How to Thicken Grass
Every lawn owner works to achieve an attractive lawn that is lush, green and thick. However, lawn grass is sometimes sparse, with noticeable patches, in spite of healthy maintenance practices. The remedy for this problem is to reseed so new grass can fill in the thin areas and make the lawn look thick. It is best to plant new seeds in the fall when there are fewer weeds to compete with grass seedlings.
Adjust the mower to the lowest setting and cut the grass to a height just above the soil. Cutting grass to this height loosens the soil for seeding.
Remove any buildup of debris between the grass blades. Thick layers of cut grass and other debris stop the smooth flow of water to the grass roots. Rake the debris out or, if it is thick, use a verticutter or dethatcher to lift it out. You can rent these machines from a home and garden center. Rake the debris off the grass after using the machines.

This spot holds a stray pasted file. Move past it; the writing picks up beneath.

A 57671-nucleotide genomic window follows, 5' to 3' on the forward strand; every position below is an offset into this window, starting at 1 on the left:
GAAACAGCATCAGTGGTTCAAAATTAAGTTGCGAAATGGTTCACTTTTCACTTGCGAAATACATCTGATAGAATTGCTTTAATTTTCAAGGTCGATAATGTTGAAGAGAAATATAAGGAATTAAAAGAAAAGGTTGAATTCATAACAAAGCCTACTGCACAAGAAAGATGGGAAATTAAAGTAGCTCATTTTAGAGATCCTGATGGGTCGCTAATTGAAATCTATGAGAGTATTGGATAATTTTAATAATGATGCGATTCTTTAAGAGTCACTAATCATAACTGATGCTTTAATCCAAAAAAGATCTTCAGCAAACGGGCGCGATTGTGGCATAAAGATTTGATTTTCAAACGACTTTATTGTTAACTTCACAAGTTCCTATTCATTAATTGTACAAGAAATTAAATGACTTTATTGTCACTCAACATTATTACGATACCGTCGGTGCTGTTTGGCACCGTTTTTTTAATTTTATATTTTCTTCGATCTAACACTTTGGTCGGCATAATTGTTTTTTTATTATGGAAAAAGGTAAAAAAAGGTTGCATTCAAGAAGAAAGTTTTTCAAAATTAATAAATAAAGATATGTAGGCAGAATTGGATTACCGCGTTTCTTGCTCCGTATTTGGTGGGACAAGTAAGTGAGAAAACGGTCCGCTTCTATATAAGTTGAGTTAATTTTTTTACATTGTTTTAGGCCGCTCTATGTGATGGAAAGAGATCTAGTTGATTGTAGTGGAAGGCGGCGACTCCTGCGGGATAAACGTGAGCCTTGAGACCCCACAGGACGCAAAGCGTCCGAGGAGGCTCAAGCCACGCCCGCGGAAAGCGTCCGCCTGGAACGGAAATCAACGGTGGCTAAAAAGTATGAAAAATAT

Loosen the soil further with an aerator. Oxygen and moisture can flow through loose soil more easily.
Pour the grass seed into a seed spreader. Spread the seed over the lawn at the rate recommended by the seed manufacturer. Apply up to three times the recommended rate on bare areas. Rake the seeds into the soil at a depth of up to 1/8 inch. Press the soil down with the head of the rake to make it firm and secure the seeds. If you are reseeding in the summer months, apply a light layer of mulch to protect the seeds from birds and retain soil moisture.
Apply fertilizer to the soil according to the rate and quantity recommended by the manufacturer. Send a soil sample to a professional laboratory if you are not sure of the type of fertilizer to apply.
Water the lawn frequently until the grass grows. Each time, apply a light amount of water that is just enough to keep the soil moist. When the grass is established, resume regular lawn maintenance practices.
- Verticutter or dethatcher (optional)
- Grass seeds
- Seed spreader